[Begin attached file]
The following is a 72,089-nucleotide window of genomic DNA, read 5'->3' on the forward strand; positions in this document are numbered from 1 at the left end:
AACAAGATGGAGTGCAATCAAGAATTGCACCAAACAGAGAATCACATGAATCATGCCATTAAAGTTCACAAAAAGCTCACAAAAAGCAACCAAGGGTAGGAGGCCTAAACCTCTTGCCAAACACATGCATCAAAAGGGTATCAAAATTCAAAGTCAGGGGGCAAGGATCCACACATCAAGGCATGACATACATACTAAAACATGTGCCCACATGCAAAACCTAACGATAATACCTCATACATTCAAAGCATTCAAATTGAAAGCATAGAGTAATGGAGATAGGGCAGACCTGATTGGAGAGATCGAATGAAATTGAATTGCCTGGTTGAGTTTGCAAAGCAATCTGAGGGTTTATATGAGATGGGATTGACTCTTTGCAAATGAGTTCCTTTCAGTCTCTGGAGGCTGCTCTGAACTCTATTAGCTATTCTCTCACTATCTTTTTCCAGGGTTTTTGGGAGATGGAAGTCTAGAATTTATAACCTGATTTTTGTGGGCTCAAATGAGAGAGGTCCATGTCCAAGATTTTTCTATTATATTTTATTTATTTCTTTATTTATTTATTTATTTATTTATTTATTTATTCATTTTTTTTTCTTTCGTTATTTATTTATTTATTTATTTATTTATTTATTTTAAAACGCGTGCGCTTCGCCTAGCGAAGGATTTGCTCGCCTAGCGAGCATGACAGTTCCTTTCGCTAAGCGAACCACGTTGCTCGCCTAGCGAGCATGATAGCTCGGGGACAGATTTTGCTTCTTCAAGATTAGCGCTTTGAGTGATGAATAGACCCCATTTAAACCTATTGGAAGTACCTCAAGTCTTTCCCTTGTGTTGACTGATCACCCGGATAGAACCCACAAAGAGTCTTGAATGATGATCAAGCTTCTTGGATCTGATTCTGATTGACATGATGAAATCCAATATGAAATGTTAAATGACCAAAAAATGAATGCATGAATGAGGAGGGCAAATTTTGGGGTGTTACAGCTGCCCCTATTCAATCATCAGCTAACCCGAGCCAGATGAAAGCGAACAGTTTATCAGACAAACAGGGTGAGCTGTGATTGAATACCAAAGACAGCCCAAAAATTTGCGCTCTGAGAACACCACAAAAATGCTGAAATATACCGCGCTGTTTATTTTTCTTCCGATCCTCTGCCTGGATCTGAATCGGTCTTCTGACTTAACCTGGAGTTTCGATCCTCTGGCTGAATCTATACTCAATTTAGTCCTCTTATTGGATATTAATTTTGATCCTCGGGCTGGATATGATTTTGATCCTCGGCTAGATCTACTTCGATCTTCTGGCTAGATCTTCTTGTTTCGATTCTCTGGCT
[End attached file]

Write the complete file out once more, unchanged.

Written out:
The following is a 72,089-nucleotide window of genomic DNA, read 5'->3' on the forward strand; positions in this document are numbered from 1 at the left end:
AACAAGATGGAGTGCAATCAAGAATTGCACCAAACAGAGAATCACATGAATCATGCCATTAAAGTTCACAAAAAGCTCACAAAAAGCAACCAAGGGTAGGAGGCCTAAACCTCTTGCCAAACACATGCATCAAAAGGGTATCAAAATTCAAAGTCAGGGGGCAAGGATCCACACATCAAGGCATGACATACATACTAAAACATGTGCCCACATGCAAAACCTAACGATAATACCTCATACATTCAAAGCATTCAAATTGAAAGCATAGAGTAATGGAGATAGGGCAGACCTGATTGGAGAGATCGAATGAAATTGAATTGCCTGGTTGAGTTTGCAAAGCAATCTGAGGGTTTATATGAGATGGGATTGACTCTTTGCAAATGAGTTCCTTTCAGTCTCTGGAGGCTGCTCTGAACTCTATTAGCTATTCTCTCACTATCTTTTTCCAGGGTTTTTGGGAGATGGAAGTCTAGAATTTATAACCTGATTTTTGTGGGCTCAAATGAGAGAGGTCCATGTCCAAGATTTTTCTATTATATTTTATTTATTTCTTTATTTATTTATTTATTTATTTATTTATTTATTCATTTTTTTTTCTTTCGTTATTTATTTATTTATTTATTTATTTATTTATTTTAAAACGCGTGCGCTTCGCCTAGCGAAGGATTTGCTCGCCTAGCGAGCATGACAGTTCCTTTCGCTAAGCGAACCACGTTGCTCGCCTAGCGAGCATGATAGCTCGGGGACAGATTTTGCTTCTTCAAGATTAGCGCTTTGAGTGATGAATAGACCCCATTTAAACCTATTGGAAGTACCTCAAGTCTTTCCCTTGTGTTGACTGATCACCCGGATAGAACCCACAAAGAGTCTTGAATGATGATCAAGCTTCTTGGATCTGATTCTGATTGACATGATGAAATCCAATATGAAATGTTAAATGACCAAAAAATGAATGCATGAATGAGGAGGGCAAATTTTGGGGTGTTACAGCTGCCCCTATTCAATCATCAGCTAACCCGAGCCAGATGAAAGCGAACAGTTTATCAGACAAACAGGGTGAGCTGTGATTGAATACCAAAGACAGCCCAAAAATTTGCGCTCTGAGAACACCACAAAAATGCTGAAATATACCGCGCTGTTTATTTTTCTTCCGATCCTCTGCCTGGATCTGAATCGGTCTTCTGACTTAACCTGGAGTTTCGATCCTCTGGCTGAATCTATACTCAATTTAGTCCTCTTATTGGATATTAATTTTGATCCTCGGGCTGGATATGATTTTGATCCTCGGCTAGATCTACTTCGATCTTCTGGCTAGATCTTCTTGTTTCGATTCTCTGGCT